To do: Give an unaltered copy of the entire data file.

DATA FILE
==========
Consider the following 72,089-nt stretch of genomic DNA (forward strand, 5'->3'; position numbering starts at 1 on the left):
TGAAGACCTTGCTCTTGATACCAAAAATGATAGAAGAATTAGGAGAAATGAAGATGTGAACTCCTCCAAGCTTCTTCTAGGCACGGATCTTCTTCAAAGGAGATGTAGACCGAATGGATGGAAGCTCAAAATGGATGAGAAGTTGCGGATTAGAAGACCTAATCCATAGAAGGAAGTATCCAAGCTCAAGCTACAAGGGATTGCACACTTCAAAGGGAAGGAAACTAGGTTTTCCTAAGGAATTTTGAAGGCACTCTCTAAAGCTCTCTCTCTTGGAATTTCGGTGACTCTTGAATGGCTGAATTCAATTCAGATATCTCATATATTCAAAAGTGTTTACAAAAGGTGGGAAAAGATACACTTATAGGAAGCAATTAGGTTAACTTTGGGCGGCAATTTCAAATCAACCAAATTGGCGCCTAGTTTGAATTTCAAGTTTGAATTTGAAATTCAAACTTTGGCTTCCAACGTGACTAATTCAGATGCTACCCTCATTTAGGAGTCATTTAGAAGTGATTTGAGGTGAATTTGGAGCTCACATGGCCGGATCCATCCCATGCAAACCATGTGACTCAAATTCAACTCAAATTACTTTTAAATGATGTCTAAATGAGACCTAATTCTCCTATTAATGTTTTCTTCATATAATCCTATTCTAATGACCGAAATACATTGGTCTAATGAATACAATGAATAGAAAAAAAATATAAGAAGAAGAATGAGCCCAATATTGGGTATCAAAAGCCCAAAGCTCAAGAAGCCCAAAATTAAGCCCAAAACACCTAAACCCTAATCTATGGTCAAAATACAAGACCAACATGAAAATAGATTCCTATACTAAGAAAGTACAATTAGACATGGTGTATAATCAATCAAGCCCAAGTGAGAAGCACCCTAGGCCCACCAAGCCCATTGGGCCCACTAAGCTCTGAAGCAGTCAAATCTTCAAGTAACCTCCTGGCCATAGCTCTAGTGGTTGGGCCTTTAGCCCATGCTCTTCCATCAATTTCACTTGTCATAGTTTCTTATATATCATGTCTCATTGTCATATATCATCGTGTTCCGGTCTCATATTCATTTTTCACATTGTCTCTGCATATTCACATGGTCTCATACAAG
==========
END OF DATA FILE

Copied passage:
Consider the following 72,089-nt stretch of genomic DNA (forward strand, 5'->3'; position numbering starts at 1 on the left):
TGAAGACCTTGCTCTTGATACCAAAAATGATAGAAGAATTAGGAGAAATGAAGATGTGAACTCCTCCAAGCTTCTTCTAGGCACGGATCTTCTTCAAAGGAGATGTAGACCGAATGGATGGAAGCTCAAAATGGATGAGAAGTTGCGGATTAGAAGACCTAATCCATAGAAGGAAGTATCCAAGCTCAAGCTACAAGGGATTGCACACTTCAAAGGGAAGGAAACTAGGTTTTCCTAAGGAATTTTGAAGGCACTCTCTAAAGCTCTCTCTCTTGGAATTTCGGTGACTCTTGAATGGCTGAATTCAATTCAGATATCTCATATATTCAAAAGTGTTTACAAAAGGTGGGAAAAGATACACTTATAGGAAGCAATTAGGTTAACTTTGGGCGGCAATTTCAAATCAACCAAATTGGCGCCTAGTTTGAATTTCAAGTTTGAATTTGAAATTCAAACTTTGGCTTCCAACGTGACTAATTCAGATGCTACCCTCATTTAGGAGTCATTTAGAAGTGATTTGAGGTGAATTTGGAGCTCACATGGCCGGATCCATCCCATGCAAACCATGTGACTCAAATTCAACTCAAATTACTTTTAAATGATGTCTAAATGAGACCTAATTCTCCTATTAATGTTTTCTTCATATAATCCTATTCTAATGACCGAAATACATTGGTCTAATGAATACAATGAATAGAAAAAAAATATAAGAAGAAGAATGAGCCCAATATTGGGTATCAAAAGCCCAAAGCTCAAGAAGCCCAAAATTAAGCCCAAAACACCTAAACCCTAATCTATGGTCAAAATACAAGACCAACATGAAAATAGATTCCTATACTAAGAAAGTACAATTAGACATGGTGTATAATCAATCAAGCCCAAGTGAGAAGCACCCTAGGCCCACCAAGCCCATTGGGCCCACTAAGCTCTGAAGCAGTCAAATCTTCAAGTAACCTCCTGGCCATAGCTCTAGTGGTTGGGCCTTTAGCCCATGCTCTTCCATCAATTTCACTTGTCATAGTTTCTTATATATCATGTCTCATTGTCATATATCATCGTGTTCCGGTCTCATATTCATTTTTCACATTGTCTCTGCATATTCACATGGTCTCATACAAG